Ms Emília Pires, the Minister of Finance of Timor-Leste, was a member of the High Level Panel that advised the Secretary-General of the United Nations on this agenda. In the year 2013 and up until last August, Timor-Leste had the honour of assuming the Presidency of the 69th Session of the Economic and Social Commission for Asia and the Pacific. As such, we had the privilege of presiding over this session for one year, working with ESCAP and the nations of the Asia-Pacific region in order to achieve progress and to improve human development.

Timor-Leste is committed to this noble ideal and to this so-deserving mission of helping to nurture a culture of peace in our region, through the gradual and persistent reduction of social inequalities within each country and between countries.

However, and while in our region, including within the scope of ASEAN, there is presently strong cooperation and countries are promoting peace – which has enabled the rise of the Asian region, led by China, lifting hundreds of millions of people from poverty – we cannot but be concerned by the developments in the east and south of the China Sea.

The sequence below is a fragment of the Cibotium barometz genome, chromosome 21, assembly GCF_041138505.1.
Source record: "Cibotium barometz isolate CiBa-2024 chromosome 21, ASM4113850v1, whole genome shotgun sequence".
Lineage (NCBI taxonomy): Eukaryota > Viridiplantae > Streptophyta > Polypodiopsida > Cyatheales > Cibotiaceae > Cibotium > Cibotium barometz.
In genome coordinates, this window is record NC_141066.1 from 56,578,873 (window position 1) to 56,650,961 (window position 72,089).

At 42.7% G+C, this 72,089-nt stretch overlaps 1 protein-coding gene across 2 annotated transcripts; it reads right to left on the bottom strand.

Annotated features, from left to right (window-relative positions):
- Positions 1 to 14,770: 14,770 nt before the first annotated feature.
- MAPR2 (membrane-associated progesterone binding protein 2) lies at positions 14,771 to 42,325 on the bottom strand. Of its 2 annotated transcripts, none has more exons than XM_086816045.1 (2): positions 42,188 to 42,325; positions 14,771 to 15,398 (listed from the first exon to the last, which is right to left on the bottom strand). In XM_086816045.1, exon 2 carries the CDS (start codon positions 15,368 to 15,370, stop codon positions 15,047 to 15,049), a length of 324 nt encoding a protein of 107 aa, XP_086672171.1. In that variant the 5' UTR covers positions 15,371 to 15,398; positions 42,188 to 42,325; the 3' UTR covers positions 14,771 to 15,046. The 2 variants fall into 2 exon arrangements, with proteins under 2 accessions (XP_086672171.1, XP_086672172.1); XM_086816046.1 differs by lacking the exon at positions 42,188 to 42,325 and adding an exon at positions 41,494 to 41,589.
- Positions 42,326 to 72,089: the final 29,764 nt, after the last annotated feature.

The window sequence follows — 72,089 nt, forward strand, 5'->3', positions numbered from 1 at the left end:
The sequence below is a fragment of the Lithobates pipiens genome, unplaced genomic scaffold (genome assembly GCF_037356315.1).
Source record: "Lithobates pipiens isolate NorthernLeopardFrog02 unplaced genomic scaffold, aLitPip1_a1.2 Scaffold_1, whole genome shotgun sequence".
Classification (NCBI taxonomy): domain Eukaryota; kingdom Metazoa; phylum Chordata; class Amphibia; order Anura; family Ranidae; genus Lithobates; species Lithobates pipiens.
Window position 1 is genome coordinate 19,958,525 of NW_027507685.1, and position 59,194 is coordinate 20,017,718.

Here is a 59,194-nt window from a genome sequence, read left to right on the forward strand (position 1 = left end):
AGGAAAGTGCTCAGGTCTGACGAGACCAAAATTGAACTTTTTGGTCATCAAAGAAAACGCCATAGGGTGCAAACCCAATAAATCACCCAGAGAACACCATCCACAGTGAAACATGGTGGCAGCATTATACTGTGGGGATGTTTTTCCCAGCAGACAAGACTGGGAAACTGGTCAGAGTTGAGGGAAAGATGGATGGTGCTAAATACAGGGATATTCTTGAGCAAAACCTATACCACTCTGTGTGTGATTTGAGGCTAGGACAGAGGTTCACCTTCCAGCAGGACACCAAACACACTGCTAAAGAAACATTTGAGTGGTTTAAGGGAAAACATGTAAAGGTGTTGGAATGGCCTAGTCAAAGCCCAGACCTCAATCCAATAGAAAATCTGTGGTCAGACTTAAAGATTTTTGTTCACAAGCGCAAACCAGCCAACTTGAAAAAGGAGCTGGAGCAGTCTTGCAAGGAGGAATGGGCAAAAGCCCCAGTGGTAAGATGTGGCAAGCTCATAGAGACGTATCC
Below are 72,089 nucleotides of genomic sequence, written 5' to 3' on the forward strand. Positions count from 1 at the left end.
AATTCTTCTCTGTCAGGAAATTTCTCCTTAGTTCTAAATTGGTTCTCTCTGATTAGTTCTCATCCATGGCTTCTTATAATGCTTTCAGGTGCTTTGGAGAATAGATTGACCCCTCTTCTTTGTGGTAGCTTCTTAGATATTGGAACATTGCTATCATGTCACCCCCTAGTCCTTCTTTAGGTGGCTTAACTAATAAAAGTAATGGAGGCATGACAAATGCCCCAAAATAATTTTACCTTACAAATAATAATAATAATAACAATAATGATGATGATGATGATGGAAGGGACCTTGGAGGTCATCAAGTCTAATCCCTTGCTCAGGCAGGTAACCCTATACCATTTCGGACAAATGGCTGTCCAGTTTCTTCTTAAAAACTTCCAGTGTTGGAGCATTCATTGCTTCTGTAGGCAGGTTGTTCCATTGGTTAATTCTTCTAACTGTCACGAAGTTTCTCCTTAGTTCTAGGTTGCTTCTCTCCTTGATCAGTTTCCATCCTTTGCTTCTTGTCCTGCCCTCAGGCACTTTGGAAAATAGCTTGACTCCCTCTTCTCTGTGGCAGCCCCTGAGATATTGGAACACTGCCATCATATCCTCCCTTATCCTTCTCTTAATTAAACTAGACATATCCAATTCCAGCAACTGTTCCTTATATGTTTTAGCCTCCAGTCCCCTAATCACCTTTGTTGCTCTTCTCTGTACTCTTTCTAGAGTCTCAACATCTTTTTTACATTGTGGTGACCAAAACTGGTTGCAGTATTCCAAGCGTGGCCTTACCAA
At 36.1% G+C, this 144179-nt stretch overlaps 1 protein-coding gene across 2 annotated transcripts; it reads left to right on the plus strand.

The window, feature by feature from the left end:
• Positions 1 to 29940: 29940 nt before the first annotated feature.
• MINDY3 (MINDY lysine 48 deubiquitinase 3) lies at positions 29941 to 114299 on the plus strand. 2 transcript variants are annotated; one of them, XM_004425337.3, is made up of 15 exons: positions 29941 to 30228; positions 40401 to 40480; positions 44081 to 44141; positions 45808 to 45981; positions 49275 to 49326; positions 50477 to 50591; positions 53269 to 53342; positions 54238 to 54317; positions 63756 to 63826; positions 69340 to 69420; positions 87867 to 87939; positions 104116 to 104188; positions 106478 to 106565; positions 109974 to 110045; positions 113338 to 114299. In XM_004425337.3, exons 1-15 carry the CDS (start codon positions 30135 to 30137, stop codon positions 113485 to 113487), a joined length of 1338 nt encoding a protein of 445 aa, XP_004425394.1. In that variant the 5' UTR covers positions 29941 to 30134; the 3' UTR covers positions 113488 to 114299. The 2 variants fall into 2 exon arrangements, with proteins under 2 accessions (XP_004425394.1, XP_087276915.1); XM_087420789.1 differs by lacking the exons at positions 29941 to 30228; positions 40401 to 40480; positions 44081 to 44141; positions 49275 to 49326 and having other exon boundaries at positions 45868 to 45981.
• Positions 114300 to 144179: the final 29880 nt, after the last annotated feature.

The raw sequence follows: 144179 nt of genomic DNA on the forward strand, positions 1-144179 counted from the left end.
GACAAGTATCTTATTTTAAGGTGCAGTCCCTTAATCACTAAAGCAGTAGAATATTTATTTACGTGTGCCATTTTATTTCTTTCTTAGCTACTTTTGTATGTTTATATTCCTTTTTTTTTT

This brings us to a key issue, and one that has vital importance for Timor-Leste. I am speaking of the need to set maritime borders between countries in a clear and serious manner, in line with international law. 

Back in 2002, when we began to walk our own path in freedom, we saw a globalised world in which the arrogance of the powerful and the ambition of the rich prevails, and who prey upon the inexperience or the ignorance of the poor and the weak to act dishonestly and in bad faith, in a serious insult to universal values.